Shapeways Planes Arrive!!

I received notice in my Gmail box that my Shapeways order had been shipped.  I totally forgot until I arrived at home today and found a wee box sitting on my front porch.  We’re on deadline this week so it’s going to be difficult to get much painting done.  I snatched it up and took it back to school with me and promised to look at the planes inside later.

Well I’ve had a chance to paw through them.  I looked at some of the smaller entries first.  I ordered the two different versions of the Keith Rider San Francisco.  One has much longer wings than the other.  I suspect the longer winged version was probably used for distance racing, while the shorter winged version was for pylon racing. The miniatures are simple and nice, but in need of a two bladed propellor.  I’ll have to see what I can do.  They are well cast in white resin with sufficient detail to make the very simple aluminum monoplanes interesting.

Keith Rider’s San Francisco blazed the way for a series of very lightweight racers with a simple monoplane design.

Another plane I received was the Howard “Mike.”  This is another pretty small low wing monoplane with fixed landing gear.  Again, it could definitely be enhanced with a prop.  I’ll have to see what I can make. Unfortunately, this came with some battle damage.  The very fragile undercarriage was damaged on one side.  I think it can be repaired with a little Zap, but that was disconcerting.  To be fair these landing gear have very light struts, but I still expect them arrive intact.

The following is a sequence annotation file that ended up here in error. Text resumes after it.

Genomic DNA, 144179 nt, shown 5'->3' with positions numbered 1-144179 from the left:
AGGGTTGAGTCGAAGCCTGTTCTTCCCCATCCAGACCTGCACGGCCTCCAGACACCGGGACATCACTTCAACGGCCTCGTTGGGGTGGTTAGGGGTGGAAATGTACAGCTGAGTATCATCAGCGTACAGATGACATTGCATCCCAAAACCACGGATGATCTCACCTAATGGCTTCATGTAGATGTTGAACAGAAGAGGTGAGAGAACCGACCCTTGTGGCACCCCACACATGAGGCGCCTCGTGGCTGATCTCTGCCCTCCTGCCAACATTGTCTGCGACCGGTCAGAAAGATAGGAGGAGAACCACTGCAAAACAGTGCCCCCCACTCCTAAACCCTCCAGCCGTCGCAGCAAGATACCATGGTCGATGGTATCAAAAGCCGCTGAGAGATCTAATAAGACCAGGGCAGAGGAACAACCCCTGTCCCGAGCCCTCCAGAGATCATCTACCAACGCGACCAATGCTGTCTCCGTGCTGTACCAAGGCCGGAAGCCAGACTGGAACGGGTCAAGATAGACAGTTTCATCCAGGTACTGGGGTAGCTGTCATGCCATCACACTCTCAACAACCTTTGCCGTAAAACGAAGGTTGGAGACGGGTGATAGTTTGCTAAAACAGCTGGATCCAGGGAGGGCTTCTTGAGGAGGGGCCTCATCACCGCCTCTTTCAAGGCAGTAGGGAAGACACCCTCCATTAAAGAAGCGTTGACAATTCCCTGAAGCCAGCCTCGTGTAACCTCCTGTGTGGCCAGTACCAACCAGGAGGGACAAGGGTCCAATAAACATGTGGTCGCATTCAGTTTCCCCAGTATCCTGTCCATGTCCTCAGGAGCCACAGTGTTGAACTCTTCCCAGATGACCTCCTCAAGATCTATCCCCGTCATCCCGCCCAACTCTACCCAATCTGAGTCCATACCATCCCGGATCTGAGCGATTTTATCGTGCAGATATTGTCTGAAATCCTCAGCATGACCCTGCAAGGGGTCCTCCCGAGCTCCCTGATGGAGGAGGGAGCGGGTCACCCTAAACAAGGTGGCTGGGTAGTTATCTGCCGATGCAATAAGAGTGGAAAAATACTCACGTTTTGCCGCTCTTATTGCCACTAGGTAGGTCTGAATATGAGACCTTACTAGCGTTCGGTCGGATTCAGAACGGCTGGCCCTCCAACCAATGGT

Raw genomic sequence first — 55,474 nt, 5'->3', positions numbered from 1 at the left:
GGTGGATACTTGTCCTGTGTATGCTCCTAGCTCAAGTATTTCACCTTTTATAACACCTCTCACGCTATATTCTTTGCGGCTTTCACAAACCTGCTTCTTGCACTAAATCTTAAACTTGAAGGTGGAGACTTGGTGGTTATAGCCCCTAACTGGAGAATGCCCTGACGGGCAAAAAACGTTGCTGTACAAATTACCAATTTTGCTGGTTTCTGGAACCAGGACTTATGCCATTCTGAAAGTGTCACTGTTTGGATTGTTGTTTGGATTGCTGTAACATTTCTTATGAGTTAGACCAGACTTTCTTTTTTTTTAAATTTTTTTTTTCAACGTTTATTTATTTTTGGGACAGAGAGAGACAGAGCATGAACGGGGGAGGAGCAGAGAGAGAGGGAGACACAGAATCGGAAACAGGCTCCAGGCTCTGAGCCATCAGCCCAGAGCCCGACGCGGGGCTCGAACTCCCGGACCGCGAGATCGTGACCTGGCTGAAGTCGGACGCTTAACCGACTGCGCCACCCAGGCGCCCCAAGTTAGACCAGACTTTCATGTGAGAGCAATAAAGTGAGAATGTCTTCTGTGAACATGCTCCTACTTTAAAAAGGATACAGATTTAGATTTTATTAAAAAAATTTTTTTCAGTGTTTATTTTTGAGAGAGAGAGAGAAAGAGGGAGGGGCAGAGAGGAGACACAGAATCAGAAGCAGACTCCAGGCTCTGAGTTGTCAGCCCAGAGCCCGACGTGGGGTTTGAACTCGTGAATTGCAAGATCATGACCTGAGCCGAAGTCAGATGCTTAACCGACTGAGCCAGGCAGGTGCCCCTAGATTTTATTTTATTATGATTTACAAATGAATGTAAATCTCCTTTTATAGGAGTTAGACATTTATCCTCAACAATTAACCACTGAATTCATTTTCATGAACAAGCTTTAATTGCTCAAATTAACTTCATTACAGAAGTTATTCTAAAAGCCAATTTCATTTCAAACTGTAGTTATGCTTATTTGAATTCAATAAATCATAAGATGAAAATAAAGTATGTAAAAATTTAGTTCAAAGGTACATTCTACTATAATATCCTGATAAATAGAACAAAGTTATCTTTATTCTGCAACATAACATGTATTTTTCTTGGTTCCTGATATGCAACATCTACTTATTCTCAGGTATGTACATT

Howard’s Mike was an extremely successful design of the middle 30’s, sweeping the National Air Races in 1934.

Next up was a Wedell Williams 44 from the 1932 air races.  This is a much larger monoplane with much more substantial wheel spats.  Again, it’s a beautiful miniature with gorgeous lines sprouting off an enormous engine.  There were three of these present in the 1932 National Air Races, and I’m likely going to paint it as Wedell’s own plane.

There were three modell 44’s that appeared at the 1932 National Air Races. I’ll paint this version for my collection.

Finally, I also ordered and received a Gee Bee Z that won the 1931 Thompson Trophy.  Short and stubby, but not to the steroid dimensions that appeared in the later Gee Bee R’s, the Z is my favorite air racer.  The miniature is quite faithful to the racer, demolished in a 1931 crash.

Replica of the Gee Bee Z at the Museum of Flight in Seattle.

I’ve received five of the 13 air racer miniatures designed by Arctic Skunk.  In addition to that I have the Reviresco TravelAir Mystery ship.  There were four of these planes produced.  I’ve decided to paint mine the colors of the Texaco 13 air racer.

Texaco 13 was purchased from Travelair. It mostly participated in distance races. Other model R racers had two sets of wings. Short ones for pylon racing, longer wings for distances.

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